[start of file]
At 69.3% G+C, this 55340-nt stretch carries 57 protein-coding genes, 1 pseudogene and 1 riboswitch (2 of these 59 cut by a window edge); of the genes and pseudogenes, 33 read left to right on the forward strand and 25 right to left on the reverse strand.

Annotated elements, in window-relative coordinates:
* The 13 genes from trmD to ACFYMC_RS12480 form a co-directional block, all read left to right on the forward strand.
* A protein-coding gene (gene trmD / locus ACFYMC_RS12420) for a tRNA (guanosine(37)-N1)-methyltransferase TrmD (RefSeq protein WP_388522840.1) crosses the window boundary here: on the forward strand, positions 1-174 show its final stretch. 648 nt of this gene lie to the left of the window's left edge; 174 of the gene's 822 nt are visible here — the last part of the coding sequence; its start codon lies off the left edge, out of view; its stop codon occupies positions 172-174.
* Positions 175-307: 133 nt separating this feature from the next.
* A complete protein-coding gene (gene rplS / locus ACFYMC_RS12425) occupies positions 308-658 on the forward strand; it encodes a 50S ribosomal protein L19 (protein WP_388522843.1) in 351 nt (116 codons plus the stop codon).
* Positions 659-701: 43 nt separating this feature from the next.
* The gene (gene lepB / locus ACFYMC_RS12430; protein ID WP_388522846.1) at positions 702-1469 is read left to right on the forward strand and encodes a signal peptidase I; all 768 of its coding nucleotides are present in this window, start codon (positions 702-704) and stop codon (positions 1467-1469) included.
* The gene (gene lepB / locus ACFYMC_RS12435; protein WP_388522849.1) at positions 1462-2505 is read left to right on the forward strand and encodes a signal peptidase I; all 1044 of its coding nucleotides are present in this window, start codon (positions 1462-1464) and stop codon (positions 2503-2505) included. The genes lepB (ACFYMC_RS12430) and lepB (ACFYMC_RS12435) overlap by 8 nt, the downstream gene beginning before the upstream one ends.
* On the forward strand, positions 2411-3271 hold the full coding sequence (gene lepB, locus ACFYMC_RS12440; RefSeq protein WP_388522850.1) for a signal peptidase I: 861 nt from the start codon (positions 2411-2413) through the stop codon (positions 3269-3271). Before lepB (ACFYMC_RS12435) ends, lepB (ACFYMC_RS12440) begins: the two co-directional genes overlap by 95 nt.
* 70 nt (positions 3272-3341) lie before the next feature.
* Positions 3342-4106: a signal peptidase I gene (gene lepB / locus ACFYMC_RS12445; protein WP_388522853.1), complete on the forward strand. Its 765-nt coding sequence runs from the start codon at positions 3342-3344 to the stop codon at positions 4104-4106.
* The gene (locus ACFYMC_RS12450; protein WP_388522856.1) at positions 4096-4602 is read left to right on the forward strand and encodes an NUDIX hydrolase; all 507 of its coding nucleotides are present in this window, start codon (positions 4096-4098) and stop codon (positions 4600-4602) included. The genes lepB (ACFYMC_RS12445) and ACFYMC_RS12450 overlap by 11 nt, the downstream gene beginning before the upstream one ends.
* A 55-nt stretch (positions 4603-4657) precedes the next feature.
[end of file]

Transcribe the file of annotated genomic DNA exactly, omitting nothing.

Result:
At 69.3% G+C, this 55340-nt stretch carries 57 protein-coding genes, 1 pseudogene and 1 riboswitch (2 of these 59 cut by a window edge); of the genes and pseudogenes, 33 read left to right on the forward strand and 25 right to left on the reverse strand.

Annotated elements, in window-relative coordinates:
* The 13 genes from trmD to ACFYMC_RS12480 form a co-directional block, all read left to right on the forward strand.
* A protein-coding gene (gene trmD / locus ACFYMC_RS12420) for a tRNA (guanosine(37)-N1)-methyltransferase TrmD (RefSeq protein WP_388522840.1) crosses the window boundary here: on the forward strand, positions 1-174 show its final stretch. 648 nt of this gene lie to the left of the window's left edge; 174 of the gene's 822 nt are visible here — the last part of the coding sequence; its start codon lies off the left edge, out of view; its stop codon occupies positions 172-174.
* Positions 175-307: 133 nt separating this feature from the next.
* A complete protein-coding gene (gene rplS / locus ACFYMC_RS12425) occupies positions 308-658 on the forward strand; it encodes a 50S ribosomal protein L19 (protein WP_388522843.1) in 351 nt (116 codons plus the stop codon).
* Positions 659-701: 43 nt separating this feature from the next.
* The gene (gene lepB / locus ACFYMC_RS12430; protein ID WP_388522846.1) at positions 702-1469 is read left to right on the forward strand and encodes a signal peptidase I; all 768 of its coding nucleotides are present in this window, start codon (positions 702-704) and stop codon (positions 1467-1469) included.
* The gene (gene lepB / locus ACFYMC_RS12435; protein WP_388522849.1) at positions 1462-2505 is read left to right on the forward strand and encodes a signal peptidase I; all 1044 of its coding nucleotides are present in this window, start codon (positions 1462-1464) and stop codon (positions 2503-2505) included. The genes lepB (ACFYMC_RS12430) and lepB (ACFYMC_RS12435) overlap by 8 nt, the downstream gene beginning before the upstream one ends.
* On the forward strand, positions 2411-3271 hold the full coding sequence (gene lepB, locus ACFYMC_RS12440; RefSeq protein WP_388522850.1) for a signal peptidase I: 861 nt from the start codon (positions 2411-2413) through the stop codon (positions 3269-3271). Before lepB (ACFYMC_RS12435) ends, lepB (ACFYMC_RS12440) begins: the two co-directional genes overlap by 95 nt.
* 70 nt (positions 3272-3341) lie before the next feature.
* Positions 3342-4106: a signal peptidase I gene (gene lepB / locus ACFYMC_RS12445; protein WP_388522853.1), complete on the forward strand. Its 765-nt coding sequence runs from the start codon at positions 3342-3344 to the stop codon at positions 4104-4106.
* The gene (locus ACFYMC_RS12450; protein WP_388522856.1) at positions 4096-4602 is read left to right on the forward strand and encodes an NUDIX hydrolase; all 507 of its coding nucleotides are present in this window, start codon (positions 4096-4098) and stop codon (positions 4600-4602) included. The genes lepB (ACFYMC_RS12445) and ACFYMC_RS12450 overlap by 11 nt, the downstream gene beginning before the upstream one ends.
* A 55-nt stretch (positions 4603-4657) precedes the next feature.